Hat tip to Ollie - he's been cranking 'em out lately, including an excellent pointer to this article about logistics travails in Afghanistan making Iraq look like a day at the beach. In the meantime, whether they be flown by man, woman, or machine, big things that fly drink a heck of a lot of fuel. GE's been reporting progress on engine efficiency; now here's NASA pushing on the airframe itself:
NASA says the ability to cut drag by controlling the amount of laminar flow— or smoother, boundary-layer air over a wing surface—offers potential improvements in fuel efficiency, range and payload that “far exceed” any known single aeronautical technology. Possible fuel savings of up to 30% for subsonic commercial aircraft have been suggested, should a successful passive natural laminar flow (NLF) or active hybrid laminar flow system be developed.
There's more here in this Aviation Week article. The DOD fuel burden impact of even single percentage point improvements would be massive. Efficiency investments here could yield huge returns: less fuel per mission, or longer but fewer missions. Or more 24/7 eyes and ears in the skies to help our guys on the ground.

Image Credit: Standford University

Wednesday, March 3, 2010

Algae Biofuels as Force Multipliers

We've looked at synth fuels and biofuels several times in the past (including here). Now here's a short and timely from DOD Energy Blog guest blogger and Navy energy contractor, Vince Marshall.

Fossil fuels such as gasoline, diesel fuel and JP-5 have numerous advantages to military commanders. They are very dense in terms of energy per volume and robust in terms of handling and storage. Military supply systems are set up to handle liquid fuels and we have many decades of experience with them. It is difficult to picture an M-1 battle tank or Air Force C-17 with massive battery banks in place of fuel tanks in the near future. Why? Because batteries don’t currently have nearly the same energy density as liquid fossil fuels.

However, some of the issues with liquid fossil fuels are:
  • Where the fuel comes from. Countries unfriendly to the US have lots of oil resources and at present we're more dependent on them than we'd ever want to be
  • Fuel prices and availability are volatile. It is difficult to budget for cartel manipulation of supply
  • Fossil fuels have been locked underground for millions of years. They have to be located, brought to the surface, cleaned, treated and then lit on fire to drive our vehicles. This releases carbon into the atmosphere, which is generally not a good thing these days
  • There is a finite supply. At some point we will run dry
Algae based biofuels retain the advantages of existing fossil fuels without most of the downsides. They mimic fossil fuels performance without price and supply volatility. They don’t compete with food crops such as corn based ethanol products and they sequester pollutants such Nitrates and Phosphorus from the water.

This article in the UK's Guardian paints a promising picture. DARPA has been on the leading edge of Algae based biofuel research and has recently set short term price targets of $3.00 per gallon with ultimate goals of delivering fuels at $1.50/ Gal or less. DARPA is predicting large scale production to begin in 2013-2014. Producing our own cost-effective liquid fuels will be a force multiplier not only for the US Military, but for our entire country.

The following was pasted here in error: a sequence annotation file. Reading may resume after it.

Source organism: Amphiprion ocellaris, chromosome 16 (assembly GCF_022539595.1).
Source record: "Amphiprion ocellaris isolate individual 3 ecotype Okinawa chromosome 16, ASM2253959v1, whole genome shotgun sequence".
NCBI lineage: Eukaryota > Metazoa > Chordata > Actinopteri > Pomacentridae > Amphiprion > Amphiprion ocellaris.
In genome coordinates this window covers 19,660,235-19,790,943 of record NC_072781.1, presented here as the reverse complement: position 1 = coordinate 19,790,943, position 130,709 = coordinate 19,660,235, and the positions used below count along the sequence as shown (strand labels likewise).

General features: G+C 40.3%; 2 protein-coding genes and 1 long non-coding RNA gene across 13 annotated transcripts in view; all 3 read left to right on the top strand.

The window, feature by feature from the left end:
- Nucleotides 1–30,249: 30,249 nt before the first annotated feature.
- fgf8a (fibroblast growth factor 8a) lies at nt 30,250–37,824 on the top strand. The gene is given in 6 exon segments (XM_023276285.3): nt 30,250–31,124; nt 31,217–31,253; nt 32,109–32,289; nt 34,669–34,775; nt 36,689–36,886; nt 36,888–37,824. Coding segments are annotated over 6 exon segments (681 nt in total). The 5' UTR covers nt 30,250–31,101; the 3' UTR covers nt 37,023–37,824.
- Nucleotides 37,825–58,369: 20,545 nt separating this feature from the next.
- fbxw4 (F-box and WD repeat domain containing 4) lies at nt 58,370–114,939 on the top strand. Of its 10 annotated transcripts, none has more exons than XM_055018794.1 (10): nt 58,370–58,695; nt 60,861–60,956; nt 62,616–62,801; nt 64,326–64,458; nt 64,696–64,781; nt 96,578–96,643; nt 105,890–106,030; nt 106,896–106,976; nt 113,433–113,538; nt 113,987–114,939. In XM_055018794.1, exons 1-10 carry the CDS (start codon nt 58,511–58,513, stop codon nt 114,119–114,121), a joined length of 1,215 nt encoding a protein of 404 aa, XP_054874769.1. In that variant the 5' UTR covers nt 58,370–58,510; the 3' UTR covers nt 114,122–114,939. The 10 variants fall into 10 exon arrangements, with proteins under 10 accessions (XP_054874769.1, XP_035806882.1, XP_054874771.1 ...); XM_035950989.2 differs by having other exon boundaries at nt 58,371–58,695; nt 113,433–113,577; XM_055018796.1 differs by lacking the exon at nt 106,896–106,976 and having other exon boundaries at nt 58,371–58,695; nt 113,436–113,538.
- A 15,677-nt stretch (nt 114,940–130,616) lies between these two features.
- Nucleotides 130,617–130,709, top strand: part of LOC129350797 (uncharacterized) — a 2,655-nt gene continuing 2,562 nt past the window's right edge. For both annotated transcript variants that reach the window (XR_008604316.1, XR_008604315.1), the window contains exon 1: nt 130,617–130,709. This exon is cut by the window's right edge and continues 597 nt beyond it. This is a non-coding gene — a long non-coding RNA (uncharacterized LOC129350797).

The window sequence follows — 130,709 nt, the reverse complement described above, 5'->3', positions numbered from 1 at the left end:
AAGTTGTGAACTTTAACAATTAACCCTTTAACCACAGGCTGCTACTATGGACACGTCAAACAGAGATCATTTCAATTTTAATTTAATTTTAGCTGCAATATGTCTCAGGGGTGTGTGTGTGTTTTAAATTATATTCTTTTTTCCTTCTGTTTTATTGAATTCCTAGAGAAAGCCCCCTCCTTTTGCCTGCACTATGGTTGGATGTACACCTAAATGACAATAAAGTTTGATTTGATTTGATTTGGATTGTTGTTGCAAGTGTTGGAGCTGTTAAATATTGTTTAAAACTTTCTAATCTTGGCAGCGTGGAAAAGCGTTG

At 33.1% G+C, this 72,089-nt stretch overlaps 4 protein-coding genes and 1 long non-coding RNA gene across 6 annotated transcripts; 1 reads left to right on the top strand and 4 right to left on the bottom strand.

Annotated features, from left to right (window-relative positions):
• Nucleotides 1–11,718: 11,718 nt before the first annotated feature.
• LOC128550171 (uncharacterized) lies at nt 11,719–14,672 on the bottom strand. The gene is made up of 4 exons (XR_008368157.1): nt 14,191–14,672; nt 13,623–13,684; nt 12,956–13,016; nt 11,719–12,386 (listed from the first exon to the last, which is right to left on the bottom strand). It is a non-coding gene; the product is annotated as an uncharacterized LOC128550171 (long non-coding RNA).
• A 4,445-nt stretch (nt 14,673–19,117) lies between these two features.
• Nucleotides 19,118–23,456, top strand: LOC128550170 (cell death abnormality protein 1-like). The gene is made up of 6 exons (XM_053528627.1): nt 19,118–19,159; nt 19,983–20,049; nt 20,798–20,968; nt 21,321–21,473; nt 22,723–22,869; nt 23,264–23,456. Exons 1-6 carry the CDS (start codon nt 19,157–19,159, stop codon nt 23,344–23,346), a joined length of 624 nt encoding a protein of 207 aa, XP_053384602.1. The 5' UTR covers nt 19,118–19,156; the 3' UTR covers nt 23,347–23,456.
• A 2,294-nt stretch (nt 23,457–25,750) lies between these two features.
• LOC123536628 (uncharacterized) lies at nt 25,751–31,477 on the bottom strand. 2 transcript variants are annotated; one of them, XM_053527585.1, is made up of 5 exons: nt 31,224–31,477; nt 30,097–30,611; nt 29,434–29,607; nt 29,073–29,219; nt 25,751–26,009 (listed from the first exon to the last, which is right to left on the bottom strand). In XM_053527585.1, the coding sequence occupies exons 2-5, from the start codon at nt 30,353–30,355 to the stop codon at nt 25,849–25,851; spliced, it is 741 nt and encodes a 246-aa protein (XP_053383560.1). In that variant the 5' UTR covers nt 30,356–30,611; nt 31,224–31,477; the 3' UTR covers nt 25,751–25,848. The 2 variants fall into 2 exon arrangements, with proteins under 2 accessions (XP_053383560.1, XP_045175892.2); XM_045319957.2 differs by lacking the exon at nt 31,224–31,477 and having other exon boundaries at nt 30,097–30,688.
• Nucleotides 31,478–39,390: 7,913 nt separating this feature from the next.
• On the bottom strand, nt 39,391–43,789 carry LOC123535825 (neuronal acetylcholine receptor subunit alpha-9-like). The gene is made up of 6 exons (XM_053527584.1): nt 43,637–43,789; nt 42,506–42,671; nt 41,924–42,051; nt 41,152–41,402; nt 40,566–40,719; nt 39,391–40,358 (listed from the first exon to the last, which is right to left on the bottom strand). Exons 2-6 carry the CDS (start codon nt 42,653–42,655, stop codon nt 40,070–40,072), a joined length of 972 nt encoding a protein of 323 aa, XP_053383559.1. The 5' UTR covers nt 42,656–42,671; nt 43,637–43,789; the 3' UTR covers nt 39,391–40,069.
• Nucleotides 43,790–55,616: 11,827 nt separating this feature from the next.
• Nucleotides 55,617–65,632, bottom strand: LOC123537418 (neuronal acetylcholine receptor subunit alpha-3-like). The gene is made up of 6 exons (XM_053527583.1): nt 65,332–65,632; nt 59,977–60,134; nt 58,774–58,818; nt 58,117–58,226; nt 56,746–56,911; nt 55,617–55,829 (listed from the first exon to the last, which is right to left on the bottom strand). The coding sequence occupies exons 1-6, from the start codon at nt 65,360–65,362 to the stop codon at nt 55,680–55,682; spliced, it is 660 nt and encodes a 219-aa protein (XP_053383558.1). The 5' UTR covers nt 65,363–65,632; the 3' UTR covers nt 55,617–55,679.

Tuesday, March 2, 2010

Operation Free is Well Worth Your Attention

Here, once again, is former Army 0-6 and DOD energy expert Dan Nolan, uncut and uncensored. This time, he digs into what looks like a very worthy project:
Typically, I would not join any club that would have me as a member (Thank you, Groucho), however I have found a group of folks that I am proud to join. Operation Free is a brand new coalition of Veterans and national security organizations who recognize that our dependence on a commodity we do not control is a critical vulnerability for the Nation. They are sponsored by The Truman National Security Project. "OpFree" was formed this past summer with a goal of recruiting 100 Vets to promote secure, economical and clean energy. They are well past that number and I am proud to be one of the new recruits. I met veterans with experience from Korea 60 years ago to the Helmand Province 60 days ago.
On 23 Feb 2010 about 100 veterans gathered on Capitol Hill to hear what our legislators were doing to address our national addiction. Senators Bill Nelson and Mark Udall as well as Representative Steve Israel came to hear our concerns and answer our questions. We also heard from Secretary of the Navy Ray Mabus. The Secretary has shown tremendous leadership in this energy arena although I think he chose the F/A-18 as the first fighter to fly on renewable fuel just so he can talk about "The Green Hornet". At lunch time Carol Browner, the director of the White House Office of Energy and Climate Change Policy, spoke to us and took our questions. All of these conversations were informative and open. The Vets asked hard questions and all were responded to, if not always to our complete satisfaction. Senator Nelson (D-FL) pointed out that there are about 37 million acres of offshore leases on the books with the oil companies that are not being exploited. Rep Israel (D-NY) has been an advocate for energy security for years and continues to sound the tocsin of our vulnerability. We even had a celebrity drive-by when the actor Gloria Rueben (E.R. hottie) stopped by to thank us for our activism in this arena.
This group continues to grow, crisscrossing the country on bus tours to raise the alarm. When environmentalists tell you we are endangering the planet, we nod.  When economists tell you we are transferring huge amounts of wealth, we shrug. When combat decorated veterans (and the former Director, CIA)  tell you we are creating an enormous national vulnerability and sending a BILLION dollars a day overseas to fund both sides of two wars, it is time for action. Check out the Operation Free website and if you are so minded, support this important movement. We have talked and talked and talked. Now it is time for action.